Obesity in Early Adulthood Linked to Pancreatic Cancer
Yeah, don’t get fat. New findings in the Journal of the American Medical Association show having a high body mass index in early adulthood may raise the risk of pancreatic cancer. The study involved 841 pancreatic cancer patients and 752 cancer-free people, with participants asked to recall their height and weight at ages 14 to 19 and in their 20s, 30s, 40s, 50s, 60s and 70s. Data found individuals who were overweight at 14 to 19 and in their 30s had a 60% higher risk of pancreatic cancer, but risk seemed to level off after age 40; ScienceDaily explains.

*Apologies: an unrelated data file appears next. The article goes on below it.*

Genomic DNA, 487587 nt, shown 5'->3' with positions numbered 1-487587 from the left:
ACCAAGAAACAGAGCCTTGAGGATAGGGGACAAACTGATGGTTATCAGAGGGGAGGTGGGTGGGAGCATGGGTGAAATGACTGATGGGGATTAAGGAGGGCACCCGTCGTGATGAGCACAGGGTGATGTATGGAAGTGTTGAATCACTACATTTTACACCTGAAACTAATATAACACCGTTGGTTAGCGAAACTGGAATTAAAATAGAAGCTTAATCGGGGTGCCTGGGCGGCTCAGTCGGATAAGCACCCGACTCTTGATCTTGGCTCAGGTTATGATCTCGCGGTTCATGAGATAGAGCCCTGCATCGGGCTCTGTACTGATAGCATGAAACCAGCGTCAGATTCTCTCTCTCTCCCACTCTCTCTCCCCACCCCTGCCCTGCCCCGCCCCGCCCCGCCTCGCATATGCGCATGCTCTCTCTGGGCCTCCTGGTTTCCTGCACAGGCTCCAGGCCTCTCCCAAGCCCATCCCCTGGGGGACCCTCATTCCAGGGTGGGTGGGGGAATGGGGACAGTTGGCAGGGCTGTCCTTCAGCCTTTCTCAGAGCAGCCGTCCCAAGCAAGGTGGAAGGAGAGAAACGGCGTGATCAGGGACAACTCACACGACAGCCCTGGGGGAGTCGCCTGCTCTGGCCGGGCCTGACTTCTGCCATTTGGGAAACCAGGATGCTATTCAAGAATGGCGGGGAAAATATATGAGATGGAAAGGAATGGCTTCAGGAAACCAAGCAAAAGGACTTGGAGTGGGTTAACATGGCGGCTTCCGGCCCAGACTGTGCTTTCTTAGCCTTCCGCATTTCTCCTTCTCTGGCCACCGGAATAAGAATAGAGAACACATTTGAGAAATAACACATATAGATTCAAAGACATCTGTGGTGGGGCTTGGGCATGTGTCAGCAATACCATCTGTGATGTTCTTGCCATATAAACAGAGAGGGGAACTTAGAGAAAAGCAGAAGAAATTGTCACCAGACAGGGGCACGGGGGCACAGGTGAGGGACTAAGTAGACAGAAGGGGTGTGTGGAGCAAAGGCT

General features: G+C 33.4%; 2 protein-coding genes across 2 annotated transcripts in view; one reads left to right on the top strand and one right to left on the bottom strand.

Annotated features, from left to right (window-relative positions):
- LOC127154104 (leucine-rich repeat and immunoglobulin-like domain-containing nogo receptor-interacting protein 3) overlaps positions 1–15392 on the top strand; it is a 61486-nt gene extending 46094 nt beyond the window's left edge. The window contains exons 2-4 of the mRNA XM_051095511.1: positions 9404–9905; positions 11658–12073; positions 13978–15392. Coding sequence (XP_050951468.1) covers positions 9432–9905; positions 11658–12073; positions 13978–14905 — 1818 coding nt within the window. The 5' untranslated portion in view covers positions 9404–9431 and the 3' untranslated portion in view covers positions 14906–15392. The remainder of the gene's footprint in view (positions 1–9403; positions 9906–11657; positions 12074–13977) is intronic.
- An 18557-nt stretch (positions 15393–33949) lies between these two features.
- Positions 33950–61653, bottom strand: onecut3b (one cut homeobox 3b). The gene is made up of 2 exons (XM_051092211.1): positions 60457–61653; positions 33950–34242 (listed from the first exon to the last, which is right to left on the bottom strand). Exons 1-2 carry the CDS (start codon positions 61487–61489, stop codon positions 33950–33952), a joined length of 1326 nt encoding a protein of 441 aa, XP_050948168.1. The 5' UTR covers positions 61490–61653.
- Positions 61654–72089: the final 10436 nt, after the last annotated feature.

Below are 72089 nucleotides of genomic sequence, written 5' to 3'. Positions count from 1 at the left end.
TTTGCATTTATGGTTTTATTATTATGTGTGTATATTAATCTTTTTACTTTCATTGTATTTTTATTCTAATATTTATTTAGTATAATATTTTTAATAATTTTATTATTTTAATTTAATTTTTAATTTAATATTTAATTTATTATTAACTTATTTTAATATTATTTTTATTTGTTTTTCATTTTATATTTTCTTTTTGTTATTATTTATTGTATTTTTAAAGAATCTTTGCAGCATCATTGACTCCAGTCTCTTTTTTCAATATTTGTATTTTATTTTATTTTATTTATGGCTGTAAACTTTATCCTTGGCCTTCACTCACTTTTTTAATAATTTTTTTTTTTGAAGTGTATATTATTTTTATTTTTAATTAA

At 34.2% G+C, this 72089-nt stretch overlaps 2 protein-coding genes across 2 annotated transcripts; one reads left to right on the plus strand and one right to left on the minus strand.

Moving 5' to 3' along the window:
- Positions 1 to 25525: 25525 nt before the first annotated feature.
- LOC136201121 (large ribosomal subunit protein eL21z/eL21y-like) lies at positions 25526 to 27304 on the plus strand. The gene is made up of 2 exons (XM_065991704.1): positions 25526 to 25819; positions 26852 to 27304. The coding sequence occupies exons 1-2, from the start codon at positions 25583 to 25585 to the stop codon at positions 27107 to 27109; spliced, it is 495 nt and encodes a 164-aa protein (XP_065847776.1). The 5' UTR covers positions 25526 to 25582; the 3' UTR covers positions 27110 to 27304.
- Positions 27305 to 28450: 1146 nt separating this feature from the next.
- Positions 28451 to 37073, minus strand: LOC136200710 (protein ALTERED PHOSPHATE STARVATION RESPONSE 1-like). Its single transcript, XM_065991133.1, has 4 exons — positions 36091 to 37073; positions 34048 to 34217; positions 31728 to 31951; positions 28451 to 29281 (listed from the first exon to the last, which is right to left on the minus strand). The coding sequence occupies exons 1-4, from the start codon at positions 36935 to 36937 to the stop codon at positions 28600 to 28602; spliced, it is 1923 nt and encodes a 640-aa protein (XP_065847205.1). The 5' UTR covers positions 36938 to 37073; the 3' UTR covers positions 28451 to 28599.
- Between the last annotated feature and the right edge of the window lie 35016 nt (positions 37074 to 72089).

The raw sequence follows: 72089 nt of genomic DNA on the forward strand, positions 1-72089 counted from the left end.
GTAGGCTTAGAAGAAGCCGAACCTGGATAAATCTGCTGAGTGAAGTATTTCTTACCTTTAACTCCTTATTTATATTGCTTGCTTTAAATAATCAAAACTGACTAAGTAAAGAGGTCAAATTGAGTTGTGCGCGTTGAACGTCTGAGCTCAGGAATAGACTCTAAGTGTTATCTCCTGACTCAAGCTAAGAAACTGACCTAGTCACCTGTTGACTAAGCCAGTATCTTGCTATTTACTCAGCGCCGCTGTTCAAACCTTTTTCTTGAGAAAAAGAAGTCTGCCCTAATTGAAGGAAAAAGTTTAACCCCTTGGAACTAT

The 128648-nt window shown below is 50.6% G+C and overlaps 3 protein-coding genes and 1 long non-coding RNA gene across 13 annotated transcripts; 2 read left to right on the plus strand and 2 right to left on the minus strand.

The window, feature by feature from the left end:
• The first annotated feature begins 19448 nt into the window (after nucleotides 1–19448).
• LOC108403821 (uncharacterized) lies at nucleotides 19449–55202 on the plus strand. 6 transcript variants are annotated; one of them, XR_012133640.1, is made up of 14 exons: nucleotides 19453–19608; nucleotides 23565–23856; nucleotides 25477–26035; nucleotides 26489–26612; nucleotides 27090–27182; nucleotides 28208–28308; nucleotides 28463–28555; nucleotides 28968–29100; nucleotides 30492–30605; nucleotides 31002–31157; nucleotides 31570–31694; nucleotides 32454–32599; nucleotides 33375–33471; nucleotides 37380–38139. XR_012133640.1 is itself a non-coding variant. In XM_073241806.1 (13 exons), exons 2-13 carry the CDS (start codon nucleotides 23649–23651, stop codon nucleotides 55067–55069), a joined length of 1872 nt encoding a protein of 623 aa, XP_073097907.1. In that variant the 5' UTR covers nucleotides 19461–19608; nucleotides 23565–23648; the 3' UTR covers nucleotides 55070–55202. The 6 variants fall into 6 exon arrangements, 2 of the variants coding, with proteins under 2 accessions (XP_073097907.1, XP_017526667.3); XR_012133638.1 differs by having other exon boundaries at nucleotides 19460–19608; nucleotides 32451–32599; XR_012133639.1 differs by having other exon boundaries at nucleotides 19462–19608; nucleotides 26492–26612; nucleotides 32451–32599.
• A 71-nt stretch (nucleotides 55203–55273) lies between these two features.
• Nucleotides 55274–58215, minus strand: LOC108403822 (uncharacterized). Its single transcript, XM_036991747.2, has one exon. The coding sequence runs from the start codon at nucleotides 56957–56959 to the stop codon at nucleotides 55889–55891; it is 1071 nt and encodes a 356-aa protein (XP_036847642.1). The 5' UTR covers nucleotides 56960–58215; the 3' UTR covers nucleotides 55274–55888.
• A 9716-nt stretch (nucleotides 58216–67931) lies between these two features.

You can keep that risk down with diet. A previous report found eating green veggies like broccoli, cabbage and Brussels sprouts helps fight pancreatic cancer. While charred or barbequed meat raises the risk of pancreatic cancer, due to cancer-causing heterocyclic amines.
In related news, obesity heightens women’s risk of pancreatic cancer. In some cases, as high as 70%, which worries researchers because obesity is largely a preventable problem.
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